11. Yes, excellent series…even if I’m late to comment.

    Technological success – however admirable and wonderful – is not enough;
    Substantial parallel investment addressing operational issues is essential to success!

    Seeing an electric airliner sitting on the ramp would be a wonderful engineering achievement. And you’ve well-identified the technological challenges to achieving such. However, just as vexing a challenge is getting a wonderfully-engineered airliner from the ramp into the air with fare-paying passengers on board. As an operational issue, this is no less daunting than the technology. Ignored, or dismissed as of lesser or later importance, it can prove equally effective as a show-stopper.
    Here’s why:
    1- A new-certification, Part 23, non-propeller airliner may not legally operate in US scheduled service
    2- An essential, new 14CFR 1 definition of ‘turbojet’ must exclude Part 33-certificated electric jets
    3- Some secondary US airports proposed may not legally serve 10 to 19-pax airliner operations
    4- A multimillion dollar simulator is required before fanjets serve US scheduled operations
    5- 10 to 19-pax aircraft US ops cannot compete for pilot recruits against larger US airlines
    6- The present US 9 to 19-pax operator/service model is often unsustainable and unreliable
    7- Community acceptance tends to be weak for third-level US operators of 9 to 19-pax airliners
    Before substantiating my claims above, a few general comments to points made in the series. I agree that, technologically, a 30+ pax regional airliner is likely further ‘down the road (runway?)’ than a smaller (Zunum Aero-type, 9-pax or 19-pax), electric-propulsion airliner – including for reasons explained in the series. Ironically tho, the operational/ regulatory obstacles are fewer.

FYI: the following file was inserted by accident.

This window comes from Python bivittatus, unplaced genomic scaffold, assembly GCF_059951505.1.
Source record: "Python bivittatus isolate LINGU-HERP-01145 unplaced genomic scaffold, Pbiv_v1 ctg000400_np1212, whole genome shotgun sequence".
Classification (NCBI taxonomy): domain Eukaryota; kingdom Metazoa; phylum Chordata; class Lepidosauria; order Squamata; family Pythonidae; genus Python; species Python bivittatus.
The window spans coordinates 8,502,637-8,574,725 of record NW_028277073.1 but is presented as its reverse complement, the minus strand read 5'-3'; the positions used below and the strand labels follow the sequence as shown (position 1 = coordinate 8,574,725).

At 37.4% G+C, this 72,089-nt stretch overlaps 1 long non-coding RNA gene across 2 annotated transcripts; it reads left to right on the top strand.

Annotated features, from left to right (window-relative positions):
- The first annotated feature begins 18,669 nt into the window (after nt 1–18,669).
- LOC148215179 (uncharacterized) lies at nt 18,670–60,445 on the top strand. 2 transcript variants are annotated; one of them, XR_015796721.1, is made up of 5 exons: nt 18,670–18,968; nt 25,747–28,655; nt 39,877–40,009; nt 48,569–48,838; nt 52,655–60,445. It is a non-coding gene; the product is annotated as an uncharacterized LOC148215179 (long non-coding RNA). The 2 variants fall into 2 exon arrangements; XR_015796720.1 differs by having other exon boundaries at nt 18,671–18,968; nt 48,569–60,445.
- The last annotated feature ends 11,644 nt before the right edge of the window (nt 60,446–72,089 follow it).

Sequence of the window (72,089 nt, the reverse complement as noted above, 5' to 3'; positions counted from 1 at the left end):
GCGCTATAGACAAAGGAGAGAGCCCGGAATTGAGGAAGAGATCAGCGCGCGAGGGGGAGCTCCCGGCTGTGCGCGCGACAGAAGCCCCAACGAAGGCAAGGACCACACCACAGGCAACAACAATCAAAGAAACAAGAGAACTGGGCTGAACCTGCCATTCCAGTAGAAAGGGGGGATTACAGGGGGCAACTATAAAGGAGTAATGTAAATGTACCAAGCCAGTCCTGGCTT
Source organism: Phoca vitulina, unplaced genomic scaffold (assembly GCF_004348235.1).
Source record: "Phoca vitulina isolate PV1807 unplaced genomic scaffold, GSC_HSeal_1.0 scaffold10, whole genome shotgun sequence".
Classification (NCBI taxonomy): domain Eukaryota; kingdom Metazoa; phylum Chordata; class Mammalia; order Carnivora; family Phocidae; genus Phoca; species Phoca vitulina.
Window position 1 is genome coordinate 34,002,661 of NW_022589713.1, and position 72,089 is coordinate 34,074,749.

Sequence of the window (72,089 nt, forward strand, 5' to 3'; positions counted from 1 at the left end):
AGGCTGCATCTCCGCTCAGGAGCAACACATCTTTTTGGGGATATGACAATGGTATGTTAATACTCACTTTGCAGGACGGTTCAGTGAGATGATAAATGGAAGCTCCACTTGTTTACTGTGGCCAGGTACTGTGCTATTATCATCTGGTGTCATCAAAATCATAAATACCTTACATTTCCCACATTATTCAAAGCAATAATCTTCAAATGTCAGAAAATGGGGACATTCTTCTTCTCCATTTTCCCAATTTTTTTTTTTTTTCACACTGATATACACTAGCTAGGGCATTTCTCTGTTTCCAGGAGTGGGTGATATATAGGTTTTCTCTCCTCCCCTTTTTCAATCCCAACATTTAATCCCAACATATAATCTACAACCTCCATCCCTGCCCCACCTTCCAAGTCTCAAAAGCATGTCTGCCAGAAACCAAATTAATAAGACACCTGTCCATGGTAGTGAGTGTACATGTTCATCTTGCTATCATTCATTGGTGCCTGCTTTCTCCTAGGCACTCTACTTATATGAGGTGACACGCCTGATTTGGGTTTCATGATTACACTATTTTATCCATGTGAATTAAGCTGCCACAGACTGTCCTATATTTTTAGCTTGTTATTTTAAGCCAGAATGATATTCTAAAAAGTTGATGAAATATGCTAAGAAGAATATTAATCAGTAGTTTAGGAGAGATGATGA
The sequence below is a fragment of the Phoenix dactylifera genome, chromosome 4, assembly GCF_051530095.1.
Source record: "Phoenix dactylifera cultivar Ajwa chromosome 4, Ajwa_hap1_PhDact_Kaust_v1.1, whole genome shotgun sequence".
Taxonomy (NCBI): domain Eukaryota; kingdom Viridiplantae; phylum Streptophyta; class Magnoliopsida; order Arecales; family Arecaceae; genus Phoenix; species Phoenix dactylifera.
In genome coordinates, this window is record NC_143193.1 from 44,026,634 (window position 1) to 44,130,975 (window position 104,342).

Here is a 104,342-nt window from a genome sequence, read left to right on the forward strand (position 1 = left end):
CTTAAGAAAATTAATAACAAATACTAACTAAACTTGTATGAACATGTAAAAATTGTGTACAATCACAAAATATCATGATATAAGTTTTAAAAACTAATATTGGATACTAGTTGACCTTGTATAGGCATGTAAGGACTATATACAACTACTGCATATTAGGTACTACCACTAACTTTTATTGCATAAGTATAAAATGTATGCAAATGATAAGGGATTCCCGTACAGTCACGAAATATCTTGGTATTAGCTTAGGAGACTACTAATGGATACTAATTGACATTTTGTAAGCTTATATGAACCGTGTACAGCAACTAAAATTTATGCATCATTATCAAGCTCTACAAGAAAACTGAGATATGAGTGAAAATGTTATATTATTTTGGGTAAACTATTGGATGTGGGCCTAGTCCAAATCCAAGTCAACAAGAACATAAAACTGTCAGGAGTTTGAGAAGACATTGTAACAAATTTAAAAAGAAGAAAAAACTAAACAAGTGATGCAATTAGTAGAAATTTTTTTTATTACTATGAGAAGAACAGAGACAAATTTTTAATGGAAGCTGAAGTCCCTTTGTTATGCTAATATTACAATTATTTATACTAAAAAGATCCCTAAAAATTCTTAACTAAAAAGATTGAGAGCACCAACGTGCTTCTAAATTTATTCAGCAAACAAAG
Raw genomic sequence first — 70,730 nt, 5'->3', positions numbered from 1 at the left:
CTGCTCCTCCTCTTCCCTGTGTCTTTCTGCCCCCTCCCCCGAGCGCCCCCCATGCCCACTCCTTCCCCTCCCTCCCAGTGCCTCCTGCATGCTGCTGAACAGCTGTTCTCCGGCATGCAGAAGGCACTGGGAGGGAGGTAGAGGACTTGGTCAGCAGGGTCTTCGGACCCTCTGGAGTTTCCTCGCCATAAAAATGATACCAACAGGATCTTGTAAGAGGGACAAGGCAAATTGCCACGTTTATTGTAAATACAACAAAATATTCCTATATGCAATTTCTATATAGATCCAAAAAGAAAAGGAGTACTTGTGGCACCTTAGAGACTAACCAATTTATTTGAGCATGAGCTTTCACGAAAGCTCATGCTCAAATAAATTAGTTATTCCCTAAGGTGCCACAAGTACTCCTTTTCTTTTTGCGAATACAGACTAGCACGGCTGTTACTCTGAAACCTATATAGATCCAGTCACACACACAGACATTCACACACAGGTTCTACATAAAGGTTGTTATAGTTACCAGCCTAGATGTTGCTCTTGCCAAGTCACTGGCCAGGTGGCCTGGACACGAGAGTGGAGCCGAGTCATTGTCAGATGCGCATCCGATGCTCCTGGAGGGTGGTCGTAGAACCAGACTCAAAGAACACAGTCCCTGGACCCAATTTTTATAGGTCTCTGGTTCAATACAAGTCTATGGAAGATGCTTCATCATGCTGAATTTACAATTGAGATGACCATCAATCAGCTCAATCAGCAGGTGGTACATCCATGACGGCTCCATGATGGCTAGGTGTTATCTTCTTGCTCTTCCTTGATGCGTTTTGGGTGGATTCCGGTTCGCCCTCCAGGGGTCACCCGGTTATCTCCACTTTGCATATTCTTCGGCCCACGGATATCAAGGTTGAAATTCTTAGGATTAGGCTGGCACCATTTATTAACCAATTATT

Some of the (necessary) generalizations in the series as to T-prop vs T-fan are not iron-clad. To say that the domain of the T-prop is limited to <300 Kts (my interpretation) certainly overlooks the P.180 in achieving jet speeds of 400 Kts. And that achievement is from aero refinement — not from brute SHP. It is also true that much of the achievement is due to the 3LS configuration. (If unfamiliar with 3LSC, refer to and other web resources.) Contrast the efficiency of the P.180 with both conventional and canard-only configuration competitors (e.g. Beech Starship).
    As to the very short-haul (~150nm) 10-seater (fixed-wing) commuter, the history and practicality of this segment length has been demonstrated over time. There mostly geo-constrained places where it can work are quite limited (e.g. BOS to Hyannis, FL to Bahamas, etc.). But I agree that on-demand, electric VTOL may also occupy this (and, initially, a somewhat shorter-leg) niche next specific to congested urban areas. The real (practical) problem is where to land. Even STOL is often a problem for ‘neighbors’. Witness the active opposition against such scheduled (and other) operations at Denver Centennial, Crissy Field (SFO area), Santa Monica (CA), closure of even some (NYC and elsewhere) heliports, etc. (See also my later comments.) Unless it’s nearly portal-to-portal, an ardent supporter such as me will still drive so my flexibility of mobility is unhindered at the destination except under the most well-planned-and-executed (or geo-constrained) scenarios. There are also decades-long issues to be resolved related to unhindered use of airspace. Despite some progress from the best efforts of NASA (SATS) and others, these will require continued herculean efforts to resolve.
    In my next comment, I’ll tackle the operational/regulatory issues of a smaller (nominal 10-seat) airliner that I alluded to above.

  12. In my opening comment, I made seven assertions regarding the operational/regulatory obstacles to an operational airliner in US scheduled service. I’ll address the assertions one-by-one beginning in my next comment. But first….
    As to the operational/regulatory obstacles to a smaller (Zunum Aero-type, nominal 10-seat) airliner, suggested in my earlier comment, I would start by defining the two regulatory categories at the lowest (passenger) capacity for US scheduled airline operations: 19-pax and 9-pax. (These capacities always refer to configuration – not actual passengers onboard.) These were cast in (regulatory) stone that hardened in FAA rulemaking in 1995.